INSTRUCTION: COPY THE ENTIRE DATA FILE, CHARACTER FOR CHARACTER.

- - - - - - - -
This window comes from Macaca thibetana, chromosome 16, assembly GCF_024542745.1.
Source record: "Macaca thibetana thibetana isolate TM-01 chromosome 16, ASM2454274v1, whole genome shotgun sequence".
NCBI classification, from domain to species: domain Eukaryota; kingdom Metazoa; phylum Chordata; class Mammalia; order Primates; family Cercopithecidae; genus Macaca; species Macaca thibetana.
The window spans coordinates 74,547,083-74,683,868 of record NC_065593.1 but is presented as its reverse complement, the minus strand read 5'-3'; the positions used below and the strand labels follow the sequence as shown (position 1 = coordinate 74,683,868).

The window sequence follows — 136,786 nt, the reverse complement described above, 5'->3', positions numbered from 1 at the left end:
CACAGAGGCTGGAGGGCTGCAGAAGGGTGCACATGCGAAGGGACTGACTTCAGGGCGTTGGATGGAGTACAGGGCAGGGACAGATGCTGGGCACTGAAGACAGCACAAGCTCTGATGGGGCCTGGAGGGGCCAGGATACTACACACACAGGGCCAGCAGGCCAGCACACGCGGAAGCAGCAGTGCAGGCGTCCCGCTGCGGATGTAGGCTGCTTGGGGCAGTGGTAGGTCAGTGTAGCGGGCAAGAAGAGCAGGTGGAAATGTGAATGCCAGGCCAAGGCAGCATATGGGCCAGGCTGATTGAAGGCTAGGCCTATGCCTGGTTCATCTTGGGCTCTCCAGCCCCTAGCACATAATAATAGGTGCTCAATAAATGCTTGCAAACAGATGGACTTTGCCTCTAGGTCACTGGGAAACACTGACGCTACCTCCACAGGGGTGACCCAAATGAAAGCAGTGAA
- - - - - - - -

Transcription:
This window comes from Macaca thibetana, chromosome 16, assembly GCF_024542745.1.
Source record: "Macaca thibetana thibetana isolate TM-01 chromosome 16, ASM2454274v1, whole genome shotgun sequence".
NCBI classification, from domain to species: domain Eukaryota; kingdom Metazoa; phylum Chordata; class Mammalia; order Primates; family Cercopithecidae; genus Macaca; species Macaca thibetana.
The window spans coordinates 74,547,083-74,683,868 of record NC_065593.1 but is presented as its reverse complement, the minus strand read 5'-3'; the positions used below and the strand labels follow the sequence as shown (position 1 = coordinate 74,683,868).

The window sequence follows — 136,786 nt, the reverse complement described above, 5'->3', positions numbered from 1 at the left end:
CACAGAGGCTGGAGGGCTGCAGAAGGGTGCACATGCGAAGGGACTGACTTCAGGGCGTTGGATGGAGTACAGGGCAGGGACAGATGCTGGGCACTGAAGACAGCACAAGCTCTGATGGGGCCTGGAGGGGCCAGGATACTACACACACAGGGCCAGCAGGCCAGCACACGCGGAAGCAGCAGTGCAGGCGTCCCGCTGCGGATGTAGGCTGCTTGGGGCAGTGGTAGGTCAGTGTAGCGGGCAAGAAGAGCAGGTGGAAATGTGAATGCCAGGCCAAGGCAGCATATGGGCCAGGCTGATTGAAGGCTAGGCCTATGCCTGGTTCATCTTGGGCTCTCCAGCCCCTAGCACATAATAATAGGTGCTCAATAAATGCTTGCAAACAGATGGACTTTGCCTCTAGGTCACTGGGAAACACTGACGCTACCTCCACAGGGGTGACCCAAATGAAAGCAGTGAA